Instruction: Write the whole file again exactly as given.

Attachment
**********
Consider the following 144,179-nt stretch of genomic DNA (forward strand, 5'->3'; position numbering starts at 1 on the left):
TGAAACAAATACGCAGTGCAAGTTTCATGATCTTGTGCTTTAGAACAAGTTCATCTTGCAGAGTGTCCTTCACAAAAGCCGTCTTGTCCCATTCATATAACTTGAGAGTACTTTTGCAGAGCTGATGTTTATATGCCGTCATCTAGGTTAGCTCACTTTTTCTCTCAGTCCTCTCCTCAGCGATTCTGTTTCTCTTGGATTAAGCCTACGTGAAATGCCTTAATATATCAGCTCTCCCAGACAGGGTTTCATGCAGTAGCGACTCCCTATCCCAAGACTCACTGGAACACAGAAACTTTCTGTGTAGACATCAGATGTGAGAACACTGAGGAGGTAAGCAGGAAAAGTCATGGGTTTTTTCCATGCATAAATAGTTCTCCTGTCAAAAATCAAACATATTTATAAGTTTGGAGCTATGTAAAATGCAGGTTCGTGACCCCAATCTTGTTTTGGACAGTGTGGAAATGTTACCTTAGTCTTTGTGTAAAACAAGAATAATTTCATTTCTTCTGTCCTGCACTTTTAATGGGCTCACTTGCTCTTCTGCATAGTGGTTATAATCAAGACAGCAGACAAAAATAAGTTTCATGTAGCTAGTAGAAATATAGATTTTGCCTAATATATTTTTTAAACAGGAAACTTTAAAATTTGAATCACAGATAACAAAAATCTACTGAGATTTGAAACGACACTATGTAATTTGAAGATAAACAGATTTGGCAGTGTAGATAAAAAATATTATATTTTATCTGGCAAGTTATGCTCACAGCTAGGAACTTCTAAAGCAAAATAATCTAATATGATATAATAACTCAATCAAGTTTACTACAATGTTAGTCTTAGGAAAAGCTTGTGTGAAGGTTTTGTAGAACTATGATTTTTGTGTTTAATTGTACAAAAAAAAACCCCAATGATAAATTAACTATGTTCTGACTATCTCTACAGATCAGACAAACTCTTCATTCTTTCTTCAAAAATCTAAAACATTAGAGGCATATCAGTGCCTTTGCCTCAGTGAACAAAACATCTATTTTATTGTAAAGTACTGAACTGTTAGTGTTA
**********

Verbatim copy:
Consider the following 144,179-nt stretch of genomic DNA (forward strand, 5'->3'; position numbering starts at 1 on the left):
TGAAACAAATACGCAGTGCAAGTTTCATGATCTTGTGCTTTAGAACAAGTTCATCTTGCAGAGTGTCCTTCACAAAAGCCGTCTTGTCCCATTCATATAACTTGAGAGTACTTTTGCAGAGCTGATGTTTATATGCCGTCATCTAGGTTAGCTCACTTTTTCTCTCAGTCCTCTCCTCAGCGATTCTGTTTCTCTTGGATTAAGCCTACGTGAAATGCCTTAATATATCAGCTCTCCCAGACAGGGTTTCATGCAGTAGCGACTCCCTATCCCAAGACTCACTGGAACACAGAAACTTTCTGTGTAGACATCAGATGTGAGAACACTGAGGAGGTAAGCAGGAAAAGTCATGGGTTTTTTCCATGCATAAATAGTTCTCCTGTCAAAAATCAAACATATTTATAAGTTTGGAGCTATGTAAAATGCAGGTTCGTGACCCCAATCTTGTTTTGGACAGTGTGGAAATGTTACCTTAGTCTTTGTGTAAAACAAGAATAATTTCATTTCTTCTGTCCTGCACTTTTAATGGGCTCACTTGCTCTTCTGCATAGTGGTTATAATCAAGACAGCAGACAAAAATAAGTTTCATGTAGCTAGTAGAAATATAGATTTTGCCTAATATATTTTTTAAACAGGAAACTTTAAAATTTGAATCACAGATAACAAAAATCTACTGAGATTTGAAACGACACTATGTAATTTGAAGATAAACAGATTTGGCAGTGTAGATAAAAAATATTATATTTTATCTGGCAAGTTATGCTCACAGCTAGGAACTTCTAAAGCAAAATAATCTAATATGATATAATAACTCAATCAAGTTTACTACAATGTTAGTCTTAGGAAAAGCTTGTGTGAAGGTTTTGTAGAACTATGATTTTTGTGTTTAATTGTACAAAAAAAAACCCCAATGATAAATTAACTATGTTCTGACTATCTCTACAGATCAGACAAACTCTTCATTCTTTCTTCAAAAATCTAAAACATTAGAGGCATATCAGTGCCTTTGCCTCAGTGAACAAAACATCTATTTTATTGTAAAGTACTGAACTGTTAGTGTTA